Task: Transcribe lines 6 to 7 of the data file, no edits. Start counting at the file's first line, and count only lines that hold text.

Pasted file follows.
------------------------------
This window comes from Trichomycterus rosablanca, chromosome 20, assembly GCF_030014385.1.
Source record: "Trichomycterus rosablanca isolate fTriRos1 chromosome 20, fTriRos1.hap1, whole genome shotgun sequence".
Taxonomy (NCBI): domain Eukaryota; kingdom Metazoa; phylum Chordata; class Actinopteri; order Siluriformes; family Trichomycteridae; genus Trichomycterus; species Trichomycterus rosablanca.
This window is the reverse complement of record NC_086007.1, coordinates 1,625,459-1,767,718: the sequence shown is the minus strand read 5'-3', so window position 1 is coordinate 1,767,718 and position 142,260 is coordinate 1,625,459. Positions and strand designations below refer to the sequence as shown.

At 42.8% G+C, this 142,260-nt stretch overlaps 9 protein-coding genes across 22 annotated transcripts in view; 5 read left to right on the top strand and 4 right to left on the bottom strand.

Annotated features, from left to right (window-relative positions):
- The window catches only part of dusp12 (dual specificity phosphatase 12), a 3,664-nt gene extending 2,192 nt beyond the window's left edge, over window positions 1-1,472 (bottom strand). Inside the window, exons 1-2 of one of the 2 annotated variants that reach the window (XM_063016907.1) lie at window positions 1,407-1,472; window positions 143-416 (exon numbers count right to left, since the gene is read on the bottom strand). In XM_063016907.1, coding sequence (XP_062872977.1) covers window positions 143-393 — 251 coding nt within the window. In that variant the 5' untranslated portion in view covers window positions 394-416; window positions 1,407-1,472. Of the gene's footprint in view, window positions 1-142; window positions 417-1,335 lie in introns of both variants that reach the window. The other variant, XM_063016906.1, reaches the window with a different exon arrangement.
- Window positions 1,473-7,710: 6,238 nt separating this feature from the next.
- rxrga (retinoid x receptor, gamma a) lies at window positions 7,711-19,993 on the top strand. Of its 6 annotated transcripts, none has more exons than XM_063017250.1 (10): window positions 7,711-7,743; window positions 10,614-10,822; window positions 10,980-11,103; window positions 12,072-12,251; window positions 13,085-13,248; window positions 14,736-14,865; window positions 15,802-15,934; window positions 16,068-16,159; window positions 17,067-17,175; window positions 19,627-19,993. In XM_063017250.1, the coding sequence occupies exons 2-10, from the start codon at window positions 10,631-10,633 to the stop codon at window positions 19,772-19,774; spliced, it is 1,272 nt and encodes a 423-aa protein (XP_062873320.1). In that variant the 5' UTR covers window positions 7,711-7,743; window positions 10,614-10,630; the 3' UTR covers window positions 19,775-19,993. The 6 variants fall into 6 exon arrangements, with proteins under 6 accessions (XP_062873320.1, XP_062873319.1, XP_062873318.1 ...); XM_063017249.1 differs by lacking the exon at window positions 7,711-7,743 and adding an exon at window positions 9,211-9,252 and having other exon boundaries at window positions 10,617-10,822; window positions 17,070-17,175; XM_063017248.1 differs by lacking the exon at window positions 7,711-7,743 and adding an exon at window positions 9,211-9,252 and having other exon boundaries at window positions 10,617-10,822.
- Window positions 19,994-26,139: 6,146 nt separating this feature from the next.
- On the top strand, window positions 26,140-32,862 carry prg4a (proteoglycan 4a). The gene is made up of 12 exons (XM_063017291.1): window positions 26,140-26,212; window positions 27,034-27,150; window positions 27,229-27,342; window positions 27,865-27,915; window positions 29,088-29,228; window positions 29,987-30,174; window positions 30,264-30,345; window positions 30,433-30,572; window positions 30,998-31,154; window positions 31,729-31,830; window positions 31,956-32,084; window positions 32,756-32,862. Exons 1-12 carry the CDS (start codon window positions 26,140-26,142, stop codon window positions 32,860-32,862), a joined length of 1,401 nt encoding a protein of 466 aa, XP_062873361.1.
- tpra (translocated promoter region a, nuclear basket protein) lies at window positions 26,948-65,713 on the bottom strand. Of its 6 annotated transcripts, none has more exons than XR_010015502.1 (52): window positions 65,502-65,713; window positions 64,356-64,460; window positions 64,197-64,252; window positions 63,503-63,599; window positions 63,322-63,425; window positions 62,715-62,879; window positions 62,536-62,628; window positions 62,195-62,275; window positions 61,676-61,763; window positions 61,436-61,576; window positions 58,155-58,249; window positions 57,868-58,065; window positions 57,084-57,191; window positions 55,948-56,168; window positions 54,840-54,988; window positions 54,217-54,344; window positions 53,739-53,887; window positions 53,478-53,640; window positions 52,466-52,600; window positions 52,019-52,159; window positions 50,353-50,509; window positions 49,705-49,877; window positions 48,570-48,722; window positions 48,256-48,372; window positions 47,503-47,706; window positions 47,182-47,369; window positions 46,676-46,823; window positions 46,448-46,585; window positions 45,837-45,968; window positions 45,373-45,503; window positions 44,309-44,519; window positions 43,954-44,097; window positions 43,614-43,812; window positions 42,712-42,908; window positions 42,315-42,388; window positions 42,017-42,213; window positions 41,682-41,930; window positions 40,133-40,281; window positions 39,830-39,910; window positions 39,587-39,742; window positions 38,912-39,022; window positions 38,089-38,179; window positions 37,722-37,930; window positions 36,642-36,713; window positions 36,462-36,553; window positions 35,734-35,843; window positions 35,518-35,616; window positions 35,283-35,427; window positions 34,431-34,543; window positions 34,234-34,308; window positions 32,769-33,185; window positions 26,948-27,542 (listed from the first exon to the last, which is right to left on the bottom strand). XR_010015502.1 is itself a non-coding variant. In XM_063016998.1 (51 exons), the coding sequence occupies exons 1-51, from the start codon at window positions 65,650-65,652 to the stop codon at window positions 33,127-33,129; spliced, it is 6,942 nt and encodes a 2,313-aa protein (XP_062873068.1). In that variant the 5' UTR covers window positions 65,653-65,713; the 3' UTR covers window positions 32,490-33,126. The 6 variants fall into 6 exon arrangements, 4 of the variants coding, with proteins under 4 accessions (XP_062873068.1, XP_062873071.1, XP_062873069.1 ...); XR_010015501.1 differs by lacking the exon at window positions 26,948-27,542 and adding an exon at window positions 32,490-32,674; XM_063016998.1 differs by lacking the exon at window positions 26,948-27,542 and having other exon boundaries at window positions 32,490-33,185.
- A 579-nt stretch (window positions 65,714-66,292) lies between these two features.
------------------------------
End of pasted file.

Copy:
Annotated features, from left to right (window-relative positions):
- The window catches only part of dusp12 (dual specificity phosphatase 12), a 3,664-nt gene extending 2,192 nt beyond the window's left edge, over window positions 1-1,472 (bottom strand). Inside the window, exons 1-2 of one of the 2 annotated variants that reach the window (XM_063016907.1) lie at window positions 1,407-1,472; window positions 143-416 (exon numbers count right to left, since the gene is read on the bottom strand). In XM_063016907.1, coding sequence (XP_062872977.1) covers window positions 143-393 — 251 coding nt within the window. In that variant the 5' untranslated portion in view covers window positions 394-416; window positions 1,407-1,472. Of the gene's footprint in view, window positions 1-142; window positions 417-1,335 lie in introns of both variants that reach the window. The other variant, XM_063016906.1, reaches the window with a different exon arrangement.